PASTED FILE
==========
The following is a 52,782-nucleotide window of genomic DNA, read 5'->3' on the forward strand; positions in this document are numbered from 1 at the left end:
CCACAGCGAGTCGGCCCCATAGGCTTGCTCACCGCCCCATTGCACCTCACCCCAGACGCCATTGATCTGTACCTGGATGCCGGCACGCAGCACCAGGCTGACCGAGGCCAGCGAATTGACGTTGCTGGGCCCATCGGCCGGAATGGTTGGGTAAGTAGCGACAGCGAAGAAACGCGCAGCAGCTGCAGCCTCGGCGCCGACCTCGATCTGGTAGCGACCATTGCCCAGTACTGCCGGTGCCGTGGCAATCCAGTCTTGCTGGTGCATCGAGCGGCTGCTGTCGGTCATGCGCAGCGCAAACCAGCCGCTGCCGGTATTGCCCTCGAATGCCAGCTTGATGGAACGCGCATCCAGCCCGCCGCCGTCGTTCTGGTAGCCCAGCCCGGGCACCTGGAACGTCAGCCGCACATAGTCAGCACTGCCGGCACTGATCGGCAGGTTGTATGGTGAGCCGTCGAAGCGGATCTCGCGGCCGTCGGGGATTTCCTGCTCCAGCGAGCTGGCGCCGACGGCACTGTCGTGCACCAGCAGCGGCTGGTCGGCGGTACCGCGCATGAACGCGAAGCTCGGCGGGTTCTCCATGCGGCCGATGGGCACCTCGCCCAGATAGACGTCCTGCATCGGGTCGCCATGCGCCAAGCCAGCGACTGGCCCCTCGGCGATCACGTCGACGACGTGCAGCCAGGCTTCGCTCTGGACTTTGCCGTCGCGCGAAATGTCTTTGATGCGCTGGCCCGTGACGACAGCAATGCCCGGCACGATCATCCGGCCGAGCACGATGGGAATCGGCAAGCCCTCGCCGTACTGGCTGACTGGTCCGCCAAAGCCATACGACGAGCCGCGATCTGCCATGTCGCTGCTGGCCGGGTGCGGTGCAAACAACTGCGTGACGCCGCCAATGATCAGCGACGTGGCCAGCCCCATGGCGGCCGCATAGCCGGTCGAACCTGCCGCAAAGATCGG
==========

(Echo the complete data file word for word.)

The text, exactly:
The following is a 52,782-nucleotide window of genomic DNA, read 5'->3' on the forward strand; positions in this document are numbered from 1 at the left end:
CCACAGCGAGTCGGCCCCATAGGCTTGCTCACCGCCCCATTGCACCTCACCCCAGACGCCATTGATCTGTACCTGGATGCCGGCACGCAGCACCAGGCTGACCGAGGCCAGCGAATTGACGTTGCTGGGCCCATCGGCCGGAATGGTTGGGTAAGTAGCGACAGCGAAGAAACGCGCAGCAGCTGCAGCCTCGGCGCCGACCTCGATCTGGTAGCGACCATTGCCCAGTACTGCCGGTGCCGTGGCAATCCAGTCTTGCTGGTGCATCGAGCGGCTGCTGTCGGTCATGCGCAGCGCAAACCAGCCGCTGCCGGTATTGCCCTCGAATGCCAGCTTGATGGAACGCGCATCCAGCCCGCCGCCGTCGTTCTGGTAGCCCAGCCCGGGCACCTGGAACGTCAGCCGCACATAGTCAGCACTGCCGGCACTGATCGGCAGGTTGTATGGTGAGCCGTCGAAGCGGATCTCGCGGCCGTCGGGGATTTCCTGCTCCAGCGAGCTGGCGCCGACGGCACTGTCGTGCACCAGCAGCGGCTGGTCGGCGGTACCGCGCATGAACGCGAAGCTCGGCGGGTTCTCCATGCGGCCGATGGGCACCTCGCCCAGATAGACGTCCTGCATCGGGTCGCCATGCGCCAAGCCAGCGACTGGCCCCTCGGCGATCACGTCGACGACGTGCAGCCAGGCTTCGCTCTGGACTTTGCCGTCGCGCGAAATGTCTTTGATGCGCTGGCCCGTGACGACAGCAATGCCCGGCACGATCATCCGGCCGAGCACGATGGGAATCGGCAAGCCCTCGCCGTACTGGCTGACTGGTCCGCCAAAGCCATACGACGAGCCGCGATCTGCCATGTCGCTGCTGGCCGGGTGCGGTGCAAACAACTGCGTGACGCCGCCAATGATCAGCGACGTGGCCAGCCCCATGGCGGCCGCATAGCCGGTCGAACCTGCCGCAAAGATCGG